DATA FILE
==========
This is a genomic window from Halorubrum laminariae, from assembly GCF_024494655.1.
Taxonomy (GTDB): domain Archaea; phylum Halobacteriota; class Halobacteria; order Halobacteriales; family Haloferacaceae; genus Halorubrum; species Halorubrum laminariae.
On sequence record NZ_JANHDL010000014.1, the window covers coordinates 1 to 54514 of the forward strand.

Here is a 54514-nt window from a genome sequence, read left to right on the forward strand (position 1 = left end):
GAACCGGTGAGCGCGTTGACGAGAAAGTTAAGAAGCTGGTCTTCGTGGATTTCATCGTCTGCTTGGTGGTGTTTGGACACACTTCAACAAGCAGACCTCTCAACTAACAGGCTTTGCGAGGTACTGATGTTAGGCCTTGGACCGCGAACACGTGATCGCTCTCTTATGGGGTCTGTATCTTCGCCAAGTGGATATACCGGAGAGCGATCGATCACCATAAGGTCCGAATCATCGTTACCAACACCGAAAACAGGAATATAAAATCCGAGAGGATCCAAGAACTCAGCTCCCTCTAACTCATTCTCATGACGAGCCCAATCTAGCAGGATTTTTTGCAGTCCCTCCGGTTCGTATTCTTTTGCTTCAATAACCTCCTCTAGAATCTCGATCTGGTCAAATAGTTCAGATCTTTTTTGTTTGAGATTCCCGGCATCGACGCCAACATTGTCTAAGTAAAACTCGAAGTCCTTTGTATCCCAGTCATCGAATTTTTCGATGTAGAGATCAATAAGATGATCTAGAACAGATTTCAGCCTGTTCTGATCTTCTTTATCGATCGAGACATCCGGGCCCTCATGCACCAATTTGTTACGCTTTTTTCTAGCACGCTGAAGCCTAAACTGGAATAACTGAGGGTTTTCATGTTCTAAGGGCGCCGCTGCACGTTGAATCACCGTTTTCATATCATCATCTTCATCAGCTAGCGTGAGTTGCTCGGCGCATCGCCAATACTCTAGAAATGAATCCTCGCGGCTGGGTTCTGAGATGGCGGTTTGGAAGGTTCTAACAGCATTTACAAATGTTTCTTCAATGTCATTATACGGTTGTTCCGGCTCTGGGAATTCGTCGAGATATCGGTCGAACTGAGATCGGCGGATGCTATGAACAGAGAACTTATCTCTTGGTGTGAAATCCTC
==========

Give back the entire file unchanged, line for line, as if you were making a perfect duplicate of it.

This is a genomic window from Halorubrum laminariae, from assembly GCF_024494655.1.
Taxonomy (GTDB): domain Archaea; phylum Halobacteriota; class Halobacteria; order Halobacteriales; family Haloferacaceae; genus Halorubrum; species Halorubrum laminariae.
On sequence record NZ_JANHDL010000014.1, the window covers coordinates 1 to 54514 of the forward strand.

Here is a 54514-nt window from a genome sequence, read left to right on the forward strand (position 1 = left end):
GAACCGGTGAGCGCGTTGACGAGAAAGTTAAGAAGCTGGTCTTCGTGGATTTCATCGTCTGCTTGGTGGTGTTTGGACACACTTCAACAAGCAGACCTCTCAACTAACAGGCTTTGCGAGGTACTGATGTTAGGCCTTGGACCGCGAACACGTGATCGCTCTCTTATGGGGTCTGTATCTTCGCCAAGTGGATATACCGGAGAGCGATCGATCACCATAAGGTCCGAATCATCGTTACCAACACCGAAAACAGGAATATAAAATCCGAGAGGATCCAAGAACTCAGCTCCCTCTAACTCATTCTCATGACGAGCCCAATCTAGCAGGATTTTTTGCAGTCCCTCCGGTTCGTATTCTTTTGCTTCAATAACCTCCTCTAGAATCTCGATCTGGTCAAATAGTTCAGATCTTTTTTGTTTGAGATTCCCGGCATCGACGCCAACATTGTCTAAGTAAAACTCGAAGTCCTTTGTATCCCAGTCATCGAATTTTTCGATGTAGAGATCAATAAGATGATCTAGAACAGATTTCAGCCTGTTCTGATCTTCTTTATCGATCGAGACATCCGGGCCCTCATGCACCAATTTGTTACGCTTTTTTCTAGCACGCTGAAGCCTAAACTGGAATAACTGAGGGTTTTCATGTTCTAAGGGCGCCGCTGCACGTTGAATCACCGTTTTCATATCATCATCTTCATCAGCTAGCGTGAGTTGCTCGGCGCATCGCCAATACTCTAGAAATGAATCCTCGCGGCTGGGTTCTGAGATGGCGGTTTGGAAGGTTCTAACAGCATTTACAAATGTTTCTTCAATGTCATTATACGGTTGTTCCGGCTCTGGGAATTCGTCGAGATATCGGTCGAACTGAGATCGGCGGATGCTATGAACAGAGAACTTATCTCTTGGTGTGAAATCCTC